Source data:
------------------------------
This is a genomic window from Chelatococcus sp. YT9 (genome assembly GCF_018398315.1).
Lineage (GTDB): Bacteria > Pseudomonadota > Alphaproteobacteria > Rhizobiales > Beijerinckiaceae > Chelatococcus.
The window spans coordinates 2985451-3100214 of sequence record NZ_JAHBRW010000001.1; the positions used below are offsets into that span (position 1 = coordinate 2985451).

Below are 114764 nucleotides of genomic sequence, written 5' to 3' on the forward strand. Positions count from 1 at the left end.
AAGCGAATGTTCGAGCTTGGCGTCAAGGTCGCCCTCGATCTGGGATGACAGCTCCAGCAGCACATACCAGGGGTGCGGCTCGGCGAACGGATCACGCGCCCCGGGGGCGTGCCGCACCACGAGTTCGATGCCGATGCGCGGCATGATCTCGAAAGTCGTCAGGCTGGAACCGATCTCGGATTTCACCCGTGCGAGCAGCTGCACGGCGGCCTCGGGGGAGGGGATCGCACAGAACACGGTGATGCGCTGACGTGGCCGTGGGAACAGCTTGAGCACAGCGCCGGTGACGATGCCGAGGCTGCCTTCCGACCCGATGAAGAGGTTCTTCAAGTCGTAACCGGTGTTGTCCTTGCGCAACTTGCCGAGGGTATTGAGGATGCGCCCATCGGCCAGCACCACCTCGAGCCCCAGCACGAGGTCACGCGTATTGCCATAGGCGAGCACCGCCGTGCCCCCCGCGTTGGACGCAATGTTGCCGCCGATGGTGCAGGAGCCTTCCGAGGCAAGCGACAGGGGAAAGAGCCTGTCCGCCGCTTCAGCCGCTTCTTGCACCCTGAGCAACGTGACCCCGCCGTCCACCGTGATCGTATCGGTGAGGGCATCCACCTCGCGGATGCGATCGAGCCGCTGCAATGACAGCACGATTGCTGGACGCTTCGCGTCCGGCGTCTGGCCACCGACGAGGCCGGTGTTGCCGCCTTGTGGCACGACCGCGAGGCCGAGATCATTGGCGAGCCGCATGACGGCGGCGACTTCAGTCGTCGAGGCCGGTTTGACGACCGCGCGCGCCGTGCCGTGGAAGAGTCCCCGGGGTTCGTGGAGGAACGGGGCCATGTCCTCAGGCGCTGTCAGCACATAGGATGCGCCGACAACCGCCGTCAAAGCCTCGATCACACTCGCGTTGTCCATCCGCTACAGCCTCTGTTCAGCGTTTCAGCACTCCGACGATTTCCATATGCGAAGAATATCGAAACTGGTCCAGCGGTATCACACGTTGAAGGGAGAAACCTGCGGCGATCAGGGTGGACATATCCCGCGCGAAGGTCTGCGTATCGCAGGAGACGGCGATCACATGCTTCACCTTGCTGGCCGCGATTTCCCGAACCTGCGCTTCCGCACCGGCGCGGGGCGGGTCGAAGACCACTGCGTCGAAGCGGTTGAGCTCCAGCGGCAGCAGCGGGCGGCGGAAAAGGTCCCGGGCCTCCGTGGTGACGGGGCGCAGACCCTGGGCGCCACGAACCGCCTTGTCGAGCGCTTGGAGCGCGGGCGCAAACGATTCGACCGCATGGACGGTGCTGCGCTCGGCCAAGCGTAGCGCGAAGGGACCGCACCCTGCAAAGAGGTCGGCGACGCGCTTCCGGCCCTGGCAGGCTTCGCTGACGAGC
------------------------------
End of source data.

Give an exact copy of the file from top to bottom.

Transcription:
This is a genomic window from Chelatococcus sp. YT9 (genome assembly GCF_018398315.1).
Lineage (GTDB): Bacteria > Pseudomonadota > Alphaproteobacteria > Rhizobiales > Beijerinckiaceae > Chelatococcus.
The window spans coordinates 2985451-3100214 of sequence record NZ_JAHBRW010000001.1; the positions used below are offsets into that span (position 1 = coordinate 2985451).

Below are 114764 nucleotides of genomic sequence, written 5' to 3' on the forward strand. Positions count from 1 at the left end.
AAGCGAATGTTCGAGCTTGGCGTCAAGGTCGCCCTCGATCTGGGATGACAGCTCCAGCAGCACATACCAGGGGTGCGGCTCGGCGAACGGATCACGCGCCCCGGGGGCGTGCCGCACCACGAGTTCGATGCCGATGCGCGGCATGATCTCGAAAGTCGTCAGGCTGGAACCGATCTCGGATTTCACCCGTGCGAGCAGCTGCACGGCGGCCTCGGGGGAGGGGATCGCACAGAACACGGTGATGCGCTGACGTGGCCGTGGGAACAGCTTGAGCACAGCGCCGGTGACGATGCCGAGGCTGCCTTCCGACCCGATGAAGAGGTTCTTCAAGTCGTAACCGGTGTTGTCCTTGCGCAACTTGCCGAGGGTATTGAGGATGCGCCCATCGGCCAGCACCACCTCGAGCCCCAGCACGAGGTCACGCGTATTGCCATAGGCGAGCACCGCCGTGCCCCCCGCGTTGGACGCAATGTTGCCGCCGATGGTGCAGGAGCCTTCCGAGGCAAGCGACAGGGGAAAGAGCCTGTCCGCCGCTTCAGCCGCTTCTTGCACCCTGAGCAACGTGACCCCGCCGTCCACCGTGATCGTATCGGTGAGGGCATCCACCTCGCGGATGCGATCGAGCCGCTGCAATGACAGCACGATTGCTGGACGCTTCGCGTCCGGCGTCTGGCCACCGACGAGGCCGGTGTTGCCGCCTTGTGGCACGACCGCGAGGCCGAGATCATTGGCGAGCCGCATGACGGCGGCGACTTCAGTCGTCGAGGCCGGTTTGACGACCGCGCGCGCCGTGCCGTGGAAGAGTCCCCGGGGTTCGTGGAGGAACGGGGCCATGTCCTCAGGCGCTGTCAGCACATAGGATGCGCCGACAACCGCCGTCAAAGCCTCGATCACACTCGCGTTGTCCATCCGCTACAGCCTCTGTTCAGCGTTTCAGCACTCCGACGATTTCCATATGCGAAGAATATCGAAACTGGTCCAGCGGTATCACACGTTGAAGGGAGAAACCTGCGGCGATCAGGGTGGACATATCCCGCGCGAAGGTCTGCGTATCGCAGGAGACGGCGATCACATGCTTCACCTTGCTGGCCGCGATTTCCCGAACCTGCGCTTCCGCACCGGCGCGGGGCGGGTCGAAGACCACTGCGTCGAAGCGGTTGAGCTCCAGCGGCAGCAGCGGGCGGCGGAAAAGGTCCCGGGCCTCCGTGGTGACGGGGCGCAGACCCTGGGCGCCACGAACCGCCTTGTCGAGCGCTTGGAGCGCGGGCGCAAACGATTCGACCGCATGGACGGTGCTGCGCTCGGCCAAGCGTAGCGCGAAGGGACCGCACCCTGCAAAGAGGTCGGCGACGCGCTTCCGGCCCTGGCAGGCTTCGCTGACGAGC